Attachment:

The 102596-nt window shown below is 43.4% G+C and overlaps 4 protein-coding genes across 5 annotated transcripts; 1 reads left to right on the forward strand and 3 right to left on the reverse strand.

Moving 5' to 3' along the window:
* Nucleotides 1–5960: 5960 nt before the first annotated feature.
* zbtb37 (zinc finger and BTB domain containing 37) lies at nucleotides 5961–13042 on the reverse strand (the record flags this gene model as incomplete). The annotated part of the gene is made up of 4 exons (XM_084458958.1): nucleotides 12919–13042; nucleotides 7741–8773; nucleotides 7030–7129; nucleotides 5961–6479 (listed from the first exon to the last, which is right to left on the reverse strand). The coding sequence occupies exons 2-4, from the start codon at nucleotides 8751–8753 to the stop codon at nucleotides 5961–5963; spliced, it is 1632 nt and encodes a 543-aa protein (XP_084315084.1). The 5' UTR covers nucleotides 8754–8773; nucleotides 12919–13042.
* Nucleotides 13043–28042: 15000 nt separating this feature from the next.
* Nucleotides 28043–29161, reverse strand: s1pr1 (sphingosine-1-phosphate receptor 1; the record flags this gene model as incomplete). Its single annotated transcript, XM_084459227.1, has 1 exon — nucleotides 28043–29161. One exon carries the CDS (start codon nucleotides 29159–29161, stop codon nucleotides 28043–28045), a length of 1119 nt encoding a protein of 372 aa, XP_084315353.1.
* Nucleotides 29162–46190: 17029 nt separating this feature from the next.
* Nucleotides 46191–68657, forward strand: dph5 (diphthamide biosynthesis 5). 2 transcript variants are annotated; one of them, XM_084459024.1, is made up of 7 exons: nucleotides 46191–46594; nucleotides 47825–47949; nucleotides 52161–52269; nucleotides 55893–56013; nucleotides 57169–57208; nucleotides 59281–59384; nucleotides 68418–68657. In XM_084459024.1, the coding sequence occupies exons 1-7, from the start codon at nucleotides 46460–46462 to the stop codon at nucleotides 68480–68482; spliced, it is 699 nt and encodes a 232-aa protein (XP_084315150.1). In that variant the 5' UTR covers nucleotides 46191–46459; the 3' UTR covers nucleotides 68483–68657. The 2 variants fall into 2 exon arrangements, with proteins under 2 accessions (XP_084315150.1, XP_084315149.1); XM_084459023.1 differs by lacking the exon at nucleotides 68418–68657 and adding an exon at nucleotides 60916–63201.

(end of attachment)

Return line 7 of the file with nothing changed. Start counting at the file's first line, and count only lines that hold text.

* Nucleotides 29162–46190: 17029 nt separating this feature from the next.